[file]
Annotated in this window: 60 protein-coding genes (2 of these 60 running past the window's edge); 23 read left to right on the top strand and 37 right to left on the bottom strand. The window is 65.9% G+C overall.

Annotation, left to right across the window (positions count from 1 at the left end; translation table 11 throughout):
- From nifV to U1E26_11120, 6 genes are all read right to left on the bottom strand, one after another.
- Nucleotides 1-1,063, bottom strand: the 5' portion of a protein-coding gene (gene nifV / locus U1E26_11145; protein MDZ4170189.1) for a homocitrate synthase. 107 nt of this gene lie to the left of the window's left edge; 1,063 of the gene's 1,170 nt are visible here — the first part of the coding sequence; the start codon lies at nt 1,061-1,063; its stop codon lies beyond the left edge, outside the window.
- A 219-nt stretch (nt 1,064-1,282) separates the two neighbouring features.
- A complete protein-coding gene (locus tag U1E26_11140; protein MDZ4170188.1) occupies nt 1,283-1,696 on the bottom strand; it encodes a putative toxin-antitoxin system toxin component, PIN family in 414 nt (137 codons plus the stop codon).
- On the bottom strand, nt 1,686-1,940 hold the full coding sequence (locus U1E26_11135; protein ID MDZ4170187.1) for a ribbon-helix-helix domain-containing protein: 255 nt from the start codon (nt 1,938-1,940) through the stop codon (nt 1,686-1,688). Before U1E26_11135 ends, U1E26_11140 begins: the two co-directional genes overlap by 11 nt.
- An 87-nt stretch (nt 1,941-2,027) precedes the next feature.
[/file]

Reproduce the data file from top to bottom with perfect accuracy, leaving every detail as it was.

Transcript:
Annotated in this window: 60 protein-coding genes (2 of these 60 running past the window's edge); 23 read left to right on the top strand and 37 right to left on the bottom strand. The window is 65.9% G+C overall.

Annotation, left to right across the window (positions count from 1 at the left end; translation table 11 throughout):
- From nifV to U1E26_11120, 6 genes are all read right to left on the bottom strand, one after another.
- Nucleotides 1-1,063, bottom strand: the 5' portion of a protein-coding gene (gene nifV / locus U1E26_11145; protein MDZ4170189.1) for a homocitrate synthase. 107 nt of this gene lie to the left of the window's left edge; 1,063 of the gene's 1,170 nt are visible here — the first part of the coding sequence; the start codon lies at nt 1,061-1,063; its stop codon lies beyond the left edge, outside the window.
- A 219-nt stretch (nt 1,064-1,282) separates the two neighbouring features.
- A complete protein-coding gene (locus tag U1E26_11140; protein MDZ4170188.1) occupies nt 1,283-1,696 on the bottom strand; it encodes a putative toxin-antitoxin system toxin component, PIN family in 414 nt (137 codons plus the stop codon).
- On the bottom strand, nt 1,686-1,940 hold the full coding sequence (locus U1E26_11135; protein ID MDZ4170187.1) for a ribbon-helix-helix domain-containing protein: 255 nt from the start codon (nt 1,938-1,940) through the stop codon (nt 1,686-1,688). Before U1E26_11135 ends, U1E26_11140 begins: the two co-directional genes overlap by 11 nt.
- An 87-nt stretch (nt 1,941-2,027) precedes the next feature.